Khalladi, Razika; Benhabiles, Ouassila; Bentahar, Fatiha; Moulai-Mostefa, Naji

    2009-05-30

    Soil contamination with petroleum hydrocarbons has caused critical environmental and health defects and increasing attention has been paid for developing innovative technology for cleaning up this contamination. In this work, the washing process of a soil column by ionic surfactant sodium dodecyl sulfate (SDS) was investigated. Water flow rate and the contamination duration (age) have been studied. The performance of water in the removal of diesel fuel was found to be non-negligible, while water contributed by 24.7% in the global elimination of n-alkanes. The effect of SDS is significant beyond a concentration of 8mM. After 4h of treatment with surfactant solution, the diesel soil content remains constant, which shows the existence of a necessary contact time needed to the surfactant to be efficient. The soil washing process at a rate of 3.2 mL/min has removed 97% of the diesel fuel. This surfactant soil remediation process was shown to be governed by the first-order kinetics. These results are of practical interest in developing effective surfactant remediation technology of diesel fuel contaminated soils.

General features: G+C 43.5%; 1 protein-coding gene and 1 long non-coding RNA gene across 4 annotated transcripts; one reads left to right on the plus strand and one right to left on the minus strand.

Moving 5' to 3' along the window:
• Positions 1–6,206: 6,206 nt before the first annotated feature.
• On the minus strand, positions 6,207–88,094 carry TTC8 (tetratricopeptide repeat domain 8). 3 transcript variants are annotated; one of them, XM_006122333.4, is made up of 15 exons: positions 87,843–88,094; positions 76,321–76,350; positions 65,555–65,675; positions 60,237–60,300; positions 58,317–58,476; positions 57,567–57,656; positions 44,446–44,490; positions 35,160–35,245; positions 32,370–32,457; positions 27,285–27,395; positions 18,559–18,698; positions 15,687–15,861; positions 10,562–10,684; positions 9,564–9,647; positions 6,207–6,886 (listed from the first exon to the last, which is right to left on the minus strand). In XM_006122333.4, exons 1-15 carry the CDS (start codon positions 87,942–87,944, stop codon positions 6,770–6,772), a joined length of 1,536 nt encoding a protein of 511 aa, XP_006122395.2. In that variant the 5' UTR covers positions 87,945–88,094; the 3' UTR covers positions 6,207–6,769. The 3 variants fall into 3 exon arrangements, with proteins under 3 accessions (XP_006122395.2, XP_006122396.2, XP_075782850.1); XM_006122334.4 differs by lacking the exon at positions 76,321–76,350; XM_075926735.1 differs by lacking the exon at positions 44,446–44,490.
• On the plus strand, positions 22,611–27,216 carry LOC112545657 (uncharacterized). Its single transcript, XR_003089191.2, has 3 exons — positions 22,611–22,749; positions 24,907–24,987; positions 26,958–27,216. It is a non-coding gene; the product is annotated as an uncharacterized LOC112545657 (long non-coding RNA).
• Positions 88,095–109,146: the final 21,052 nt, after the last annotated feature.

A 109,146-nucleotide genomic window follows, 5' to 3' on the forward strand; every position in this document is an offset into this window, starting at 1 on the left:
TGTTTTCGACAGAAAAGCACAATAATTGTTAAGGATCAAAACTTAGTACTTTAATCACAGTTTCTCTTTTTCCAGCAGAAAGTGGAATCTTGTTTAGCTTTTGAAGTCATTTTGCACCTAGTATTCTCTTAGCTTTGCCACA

10. Combustion of liquid fuels in diesel engine

    NASA Technical Reports Server (NTRS)

    Alt, Otto

    1924-01-01

    Hitherto, definite specifications have always been made for fuel oils and they have been classified as more or less good or non-utilizable. The present aim, however, is to build Diesel engines capable of using even the poorest liquid fuels and especially the waste products of the oil industry, without special chemical or physical preparation.

  11. Philippine refiner completes diesel desulfurization project

    SciTech Connect

    Candido, S.S.; Crisostomo, E.V.

    1997-01-27

    In anticipation of tightening sulfur specifications on diesel fuel, Petron Corp. built a new 18,000 b/sd gas oil desulfurization unit (GODU) at its refinery in Bataan, Philippines. The GODU gives Petron sufficient diesel oil desulfurization capacity to meet demand for lower-sulfur diesel in the country. The project places the refinery in a pacesetter position to comply with the Philippine government`s moves to reduce air pollution, especially in urban centers, by reducing the sulfur specification for diesel to 0.5 wt% in 1996 from 0.7 wt% at the start of the project. Performance tests and initial operations of the unit have revealed a desulfurization efficiency of 91% vs. a guaranteed efficiency of 90%. A feed sulfur content of 1.33 wt% is reduced to 0.12 wt% at normal operating conditions. Operating difficulties during start-up were minimized through use of a detailed prestartup check conducted during the early stages of construction work.